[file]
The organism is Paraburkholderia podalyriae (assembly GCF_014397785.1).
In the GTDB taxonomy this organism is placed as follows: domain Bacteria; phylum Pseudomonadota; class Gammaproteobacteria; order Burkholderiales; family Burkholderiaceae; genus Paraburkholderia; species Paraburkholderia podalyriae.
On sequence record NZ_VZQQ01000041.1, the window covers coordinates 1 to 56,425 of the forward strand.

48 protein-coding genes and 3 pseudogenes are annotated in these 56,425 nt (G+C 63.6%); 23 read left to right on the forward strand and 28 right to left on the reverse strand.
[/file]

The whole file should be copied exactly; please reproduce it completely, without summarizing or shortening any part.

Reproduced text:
The organism is Paraburkholderia podalyriae (assembly GCF_014397785.1).
In the GTDB taxonomy this organism is placed as follows: domain Bacteria; phylum Pseudomonadota; class Gammaproteobacteria; order Burkholderiales; family Burkholderiaceae; genus Paraburkholderia; species Paraburkholderia podalyriae.
On sequence record NZ_VZQQ01000041.1, the window covers coordinates 1 to 56,425 of the forward strand.

48 protein-coding genes and 3 pseudogenes are annotated in these 56,425 nt (G+C 63.6%); 23 read left to right on the forward strand and 28 right to left on the reverse strand.